Weekend Round-Up 2006 #16

We're a day late this week due to the Easter weekend holiday. I didn't have internet access at any time over the past few days. Actually, can't say that I missed it much. Now, if it had been a week I might well have been crawling up the walls.

"The Age" deals pretty much exclusively with non-fiction this week, at least in the big reviews. Glenn D'Cruz gets to grip with Australian theatre in his review of The Dolls' Revolution: Australian Theare and Cultural Imagination by Rachel Fensham & Denise Varney, with Maryrose Casey and Laura Ginters: "Put simply, Fensham and Varney argue that women entered mainstream theatre in the '90s and radically changed the theatre and how we think about our national culture and identity." However, "I can't help wondering whether the differences between the old boys club and the dolls' revolution are all that great in the end. For the most part, the dolls' revolution, like the revolution ushered in by the masculinist 'new wave', is a white middle-class revolution. I'm waiting for the one that really shakes up our sense of national identity."

Maria Tumarkin has a look at After Port Arthur by Carol Altmann, published on the 10th anniversary of the massacre that affected all of us in Australia. And, while she "had every intention of writing a respectful, hands-off review " of the book she isn't that impressed by the final result: "I don't believe that journalists can be morally or emotionally absent from their chronicles of human agony. They do not need to become the main characters, but it gets ugly and heartless if they appear to have nothing on the line."

In June last year I linked to an article by Helen Garner about Elizabeth Jolley. Jolley was not well then and it would appear that we aren't going to see any more new works from her in the future. In the meantime, however, we have Learning to Dance: Elizabeth Jolley - Her Life and Work selected and introduced by Caroline Lurie and now reviewed by Peter Pierce. "Learning to Dance is a mellow, enriching traverse of a career that began at an age when many have ended but was pursued with the vigour of an apparently youthful and certainly independent and unobliged spirit. For what Jolley achieved, and for Lurie's selection from it, we can give thanks."

In the print edition, but not on the website, is a small piece by Kerry Greenwood recalling her first book. Best line: "My first editor, Sophie Cunningham, sent me a sheet of dots that, when interpreted, turned out to be an emergency shipment of full stops, some of which she begged me to spread through my page-long sentences."

Short notices are given to: Heirloom edited by Marietta Elliott-Kleerkoper, Helen Gershoni and Floris Kalman, the second anthology of writing and art by members of the Melbourne Child Survivors of the Holocaust group, which "does indeed constitute an 'heirloom'"; Born of the Sun: Seven Young Australian Lives by Gerald Walsh: "The myth that dying young is one way to achieve fame is again exploded in this series of portraits of once-famous Australians who died in their early 20s and are now forgotten"; The Australian Miracle: An Innovative Nation Revisited by Thomas Barlow: "Central to Thomas Barlow's thesis is the concern we have become too pessimistic and that the situation is much better than we think it is", [I wonder where he actually lives - not in my world I think]; Overland 182: Culture Contested edited by Nathan Hollier: "At a time when the novel has been seriously side-lined by non-fiction, it's good to read cogent, forceful cases being made for the importance of literary fiction." This last statement was made by Fiona Capp and I wonder if she's reading the same books I am.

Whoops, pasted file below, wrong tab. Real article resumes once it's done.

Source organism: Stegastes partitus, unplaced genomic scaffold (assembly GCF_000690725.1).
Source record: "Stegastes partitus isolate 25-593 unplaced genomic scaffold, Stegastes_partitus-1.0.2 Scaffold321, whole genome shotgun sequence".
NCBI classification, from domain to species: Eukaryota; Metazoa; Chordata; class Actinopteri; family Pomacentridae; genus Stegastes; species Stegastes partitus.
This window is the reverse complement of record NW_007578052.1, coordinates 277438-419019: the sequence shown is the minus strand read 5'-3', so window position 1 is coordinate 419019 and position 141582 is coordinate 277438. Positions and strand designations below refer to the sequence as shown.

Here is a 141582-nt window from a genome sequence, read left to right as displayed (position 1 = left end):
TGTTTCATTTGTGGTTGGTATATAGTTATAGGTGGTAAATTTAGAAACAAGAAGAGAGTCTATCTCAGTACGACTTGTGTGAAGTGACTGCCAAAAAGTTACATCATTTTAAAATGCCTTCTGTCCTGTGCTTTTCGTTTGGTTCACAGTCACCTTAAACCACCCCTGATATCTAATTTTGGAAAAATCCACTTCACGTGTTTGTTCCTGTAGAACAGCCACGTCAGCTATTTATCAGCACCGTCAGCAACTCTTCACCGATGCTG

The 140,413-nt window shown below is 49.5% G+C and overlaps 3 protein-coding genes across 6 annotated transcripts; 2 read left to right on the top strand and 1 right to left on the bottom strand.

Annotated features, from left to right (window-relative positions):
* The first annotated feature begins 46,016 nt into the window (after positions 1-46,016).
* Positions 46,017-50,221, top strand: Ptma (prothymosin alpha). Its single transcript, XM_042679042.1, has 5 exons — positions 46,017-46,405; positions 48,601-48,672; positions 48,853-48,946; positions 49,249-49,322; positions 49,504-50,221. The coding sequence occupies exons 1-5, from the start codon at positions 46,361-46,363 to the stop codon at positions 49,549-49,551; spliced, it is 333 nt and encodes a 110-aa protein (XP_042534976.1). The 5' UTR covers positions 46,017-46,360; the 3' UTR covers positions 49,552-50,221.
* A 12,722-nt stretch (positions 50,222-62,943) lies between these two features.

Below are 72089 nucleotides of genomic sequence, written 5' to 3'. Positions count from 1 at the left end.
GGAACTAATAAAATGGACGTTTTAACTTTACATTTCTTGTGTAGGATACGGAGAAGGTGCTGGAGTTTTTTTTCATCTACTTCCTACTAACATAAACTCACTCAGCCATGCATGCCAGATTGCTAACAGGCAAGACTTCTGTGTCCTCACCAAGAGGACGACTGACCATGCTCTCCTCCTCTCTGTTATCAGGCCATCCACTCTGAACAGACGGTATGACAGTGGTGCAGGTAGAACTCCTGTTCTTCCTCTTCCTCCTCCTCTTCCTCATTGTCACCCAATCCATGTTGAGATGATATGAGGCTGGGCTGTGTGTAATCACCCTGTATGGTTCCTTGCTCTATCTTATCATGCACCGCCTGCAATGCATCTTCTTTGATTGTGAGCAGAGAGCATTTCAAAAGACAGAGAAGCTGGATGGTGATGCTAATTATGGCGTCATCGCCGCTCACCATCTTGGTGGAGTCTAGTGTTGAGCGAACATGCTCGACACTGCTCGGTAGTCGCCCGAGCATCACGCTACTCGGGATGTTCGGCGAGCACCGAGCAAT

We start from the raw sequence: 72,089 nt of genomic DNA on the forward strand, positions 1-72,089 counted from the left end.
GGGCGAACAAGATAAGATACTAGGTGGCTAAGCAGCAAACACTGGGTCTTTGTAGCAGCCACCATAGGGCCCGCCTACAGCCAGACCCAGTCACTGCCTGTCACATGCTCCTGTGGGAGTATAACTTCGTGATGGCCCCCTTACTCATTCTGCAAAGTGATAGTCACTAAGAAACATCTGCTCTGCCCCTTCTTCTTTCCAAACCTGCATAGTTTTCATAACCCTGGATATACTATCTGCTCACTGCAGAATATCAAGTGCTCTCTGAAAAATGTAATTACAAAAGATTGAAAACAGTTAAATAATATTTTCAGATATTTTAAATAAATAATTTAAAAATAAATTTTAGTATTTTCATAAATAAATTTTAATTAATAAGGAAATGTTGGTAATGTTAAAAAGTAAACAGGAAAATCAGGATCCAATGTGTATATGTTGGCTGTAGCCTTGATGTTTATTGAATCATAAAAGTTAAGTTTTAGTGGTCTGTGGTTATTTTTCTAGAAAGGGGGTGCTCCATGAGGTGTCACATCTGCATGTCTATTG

In "The Australian" Barry Hill has a look at Les Murray's new collection of poetry, The Biplane Houses: "Overall, The Biplane Houses indulges the senses. Not every poem is memorable, but there are enough very good ones to put the book in with the camping gear, or have it in the glove box, so that it can be consulted when an image that fits a Murray phrase comes over the horizon. As it will."

"The Courier-Mail" commemorates the 50th anniversary of the publication of No Moon Tonight, Don Charlwood's memoir of his time as a navigator in Bomber Command in World War II. "No Moon Tonight was one of the first war books after World War II to break away from the jingoistic view of war and describe it in a more personal and analytical manner."

While it's not written by an Australian, Stephen Leather's latest thriller, Cold Kill, will be of interest as it deals with a terrorist attack on Sydney - and, no, I won't rise to the bait even though I am from Melbourne. Steve Dow interviews the author on the eve of the book's publication for "The Sydney Morning Herald".

Also in the SMH, Catherine Keenan writes of writers' block in "When an author's muse packs up and leaves". As the cricketers say, you're only as good as your last innings.

About this Entry

This page contains a single entry by Perry Middlemiss published on April 18, 2006 4:19 PM.

2006 Pulitzer Prize was the previous entry in this blog.

Australian Bookcovers #8 - The Well by Elizabeth Jolley is the next entry in this blog.

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